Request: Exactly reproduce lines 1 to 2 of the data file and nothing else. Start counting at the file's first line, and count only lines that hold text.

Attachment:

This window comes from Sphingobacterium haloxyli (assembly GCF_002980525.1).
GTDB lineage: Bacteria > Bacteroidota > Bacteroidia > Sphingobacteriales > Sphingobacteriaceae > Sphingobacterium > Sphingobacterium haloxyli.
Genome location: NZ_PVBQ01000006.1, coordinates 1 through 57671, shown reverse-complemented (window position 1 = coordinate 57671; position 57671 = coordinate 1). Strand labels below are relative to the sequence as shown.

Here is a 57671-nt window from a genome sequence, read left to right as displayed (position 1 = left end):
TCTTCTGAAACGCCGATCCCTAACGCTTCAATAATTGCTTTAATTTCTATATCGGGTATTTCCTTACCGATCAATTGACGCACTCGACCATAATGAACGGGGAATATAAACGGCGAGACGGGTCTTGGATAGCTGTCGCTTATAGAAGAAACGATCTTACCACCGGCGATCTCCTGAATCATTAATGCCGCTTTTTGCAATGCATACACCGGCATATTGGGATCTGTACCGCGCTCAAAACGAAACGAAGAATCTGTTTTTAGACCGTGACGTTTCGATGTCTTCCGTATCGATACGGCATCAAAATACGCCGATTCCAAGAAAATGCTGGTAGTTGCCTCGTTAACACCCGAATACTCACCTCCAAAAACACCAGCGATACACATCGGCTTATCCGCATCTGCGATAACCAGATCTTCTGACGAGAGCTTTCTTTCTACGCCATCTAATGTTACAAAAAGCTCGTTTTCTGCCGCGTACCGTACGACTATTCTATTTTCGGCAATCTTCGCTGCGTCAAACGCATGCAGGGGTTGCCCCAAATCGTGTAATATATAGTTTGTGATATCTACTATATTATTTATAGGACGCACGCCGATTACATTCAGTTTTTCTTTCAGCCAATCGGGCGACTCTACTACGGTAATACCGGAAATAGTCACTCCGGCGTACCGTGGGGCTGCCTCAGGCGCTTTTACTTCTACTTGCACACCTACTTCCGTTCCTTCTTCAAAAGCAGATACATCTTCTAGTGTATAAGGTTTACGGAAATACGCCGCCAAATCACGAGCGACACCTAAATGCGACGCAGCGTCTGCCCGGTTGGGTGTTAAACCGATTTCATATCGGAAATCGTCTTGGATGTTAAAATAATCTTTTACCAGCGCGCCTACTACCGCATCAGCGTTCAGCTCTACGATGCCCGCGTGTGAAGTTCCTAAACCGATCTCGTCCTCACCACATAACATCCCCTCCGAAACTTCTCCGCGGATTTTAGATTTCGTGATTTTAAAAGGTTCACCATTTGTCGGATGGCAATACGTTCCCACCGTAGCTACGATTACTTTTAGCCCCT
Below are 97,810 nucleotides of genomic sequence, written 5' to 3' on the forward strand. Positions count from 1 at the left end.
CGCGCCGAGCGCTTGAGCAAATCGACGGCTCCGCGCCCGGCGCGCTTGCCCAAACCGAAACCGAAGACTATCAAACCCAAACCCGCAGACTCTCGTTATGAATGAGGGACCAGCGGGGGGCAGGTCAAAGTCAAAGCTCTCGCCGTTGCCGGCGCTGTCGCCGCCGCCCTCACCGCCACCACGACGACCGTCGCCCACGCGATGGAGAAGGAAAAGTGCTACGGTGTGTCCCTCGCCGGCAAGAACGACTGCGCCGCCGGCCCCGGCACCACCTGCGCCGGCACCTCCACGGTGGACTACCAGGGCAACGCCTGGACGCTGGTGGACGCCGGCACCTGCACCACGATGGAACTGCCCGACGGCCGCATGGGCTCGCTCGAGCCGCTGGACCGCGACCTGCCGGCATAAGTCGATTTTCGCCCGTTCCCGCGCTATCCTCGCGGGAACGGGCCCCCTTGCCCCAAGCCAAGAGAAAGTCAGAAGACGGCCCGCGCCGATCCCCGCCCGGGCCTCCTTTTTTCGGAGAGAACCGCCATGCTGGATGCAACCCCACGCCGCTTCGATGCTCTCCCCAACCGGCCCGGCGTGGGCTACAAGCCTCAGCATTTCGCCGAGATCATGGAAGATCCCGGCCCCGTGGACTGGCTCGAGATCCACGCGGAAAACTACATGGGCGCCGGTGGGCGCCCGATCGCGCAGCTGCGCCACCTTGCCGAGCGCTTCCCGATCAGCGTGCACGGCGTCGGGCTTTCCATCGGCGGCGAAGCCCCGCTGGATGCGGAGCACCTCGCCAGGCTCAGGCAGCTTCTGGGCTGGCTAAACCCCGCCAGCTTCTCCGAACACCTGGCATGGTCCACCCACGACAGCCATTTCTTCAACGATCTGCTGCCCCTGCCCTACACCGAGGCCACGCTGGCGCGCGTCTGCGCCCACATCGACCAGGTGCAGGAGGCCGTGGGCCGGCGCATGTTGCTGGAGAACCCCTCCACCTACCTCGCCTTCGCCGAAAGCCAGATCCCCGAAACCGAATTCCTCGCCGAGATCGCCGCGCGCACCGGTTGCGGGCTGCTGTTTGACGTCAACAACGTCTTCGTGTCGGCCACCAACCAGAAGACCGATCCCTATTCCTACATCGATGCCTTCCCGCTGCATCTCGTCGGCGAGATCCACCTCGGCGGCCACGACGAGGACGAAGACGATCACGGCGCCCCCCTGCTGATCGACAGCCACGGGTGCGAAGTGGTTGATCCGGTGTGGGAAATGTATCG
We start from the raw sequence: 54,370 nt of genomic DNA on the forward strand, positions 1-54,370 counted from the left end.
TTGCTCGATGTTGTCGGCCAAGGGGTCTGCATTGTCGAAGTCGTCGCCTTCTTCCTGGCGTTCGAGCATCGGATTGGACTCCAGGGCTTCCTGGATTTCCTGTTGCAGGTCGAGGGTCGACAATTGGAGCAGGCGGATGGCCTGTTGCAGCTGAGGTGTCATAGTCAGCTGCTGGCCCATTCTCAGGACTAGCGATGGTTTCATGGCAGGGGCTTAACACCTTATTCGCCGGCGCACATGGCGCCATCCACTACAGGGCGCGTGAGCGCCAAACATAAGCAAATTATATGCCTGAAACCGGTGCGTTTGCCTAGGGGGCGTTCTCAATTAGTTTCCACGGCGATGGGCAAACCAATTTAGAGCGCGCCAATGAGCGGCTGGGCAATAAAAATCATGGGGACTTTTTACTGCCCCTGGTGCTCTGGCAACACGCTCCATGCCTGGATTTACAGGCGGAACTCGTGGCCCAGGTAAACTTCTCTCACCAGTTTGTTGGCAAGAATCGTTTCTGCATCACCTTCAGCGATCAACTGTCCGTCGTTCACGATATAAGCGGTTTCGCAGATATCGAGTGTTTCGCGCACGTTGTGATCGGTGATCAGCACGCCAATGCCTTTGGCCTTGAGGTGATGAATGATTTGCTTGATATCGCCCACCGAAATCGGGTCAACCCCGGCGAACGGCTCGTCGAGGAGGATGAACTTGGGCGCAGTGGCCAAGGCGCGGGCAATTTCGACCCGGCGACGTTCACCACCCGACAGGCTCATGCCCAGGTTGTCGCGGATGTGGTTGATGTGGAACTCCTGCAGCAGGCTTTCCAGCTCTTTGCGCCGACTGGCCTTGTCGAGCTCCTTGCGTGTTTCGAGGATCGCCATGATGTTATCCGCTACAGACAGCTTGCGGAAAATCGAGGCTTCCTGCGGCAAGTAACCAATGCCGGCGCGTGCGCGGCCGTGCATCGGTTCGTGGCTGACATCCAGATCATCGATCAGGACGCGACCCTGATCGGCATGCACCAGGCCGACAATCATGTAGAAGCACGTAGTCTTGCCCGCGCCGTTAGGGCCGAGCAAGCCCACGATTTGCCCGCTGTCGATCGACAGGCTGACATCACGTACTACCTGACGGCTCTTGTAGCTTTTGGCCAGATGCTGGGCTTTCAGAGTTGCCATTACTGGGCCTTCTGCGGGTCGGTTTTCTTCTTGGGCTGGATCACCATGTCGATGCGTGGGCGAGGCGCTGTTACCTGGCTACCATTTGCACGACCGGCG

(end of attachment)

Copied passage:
This window comes from Sphingobacterium haloxyli (assembly GCF_002980525.1).
GTDB lineage: Bacteria > Bacteroidota > Bacteroidia > Sphingobacteriales > Sphingobacteriaceae > Sphingobacterium > Sphingobacterium haloxyli.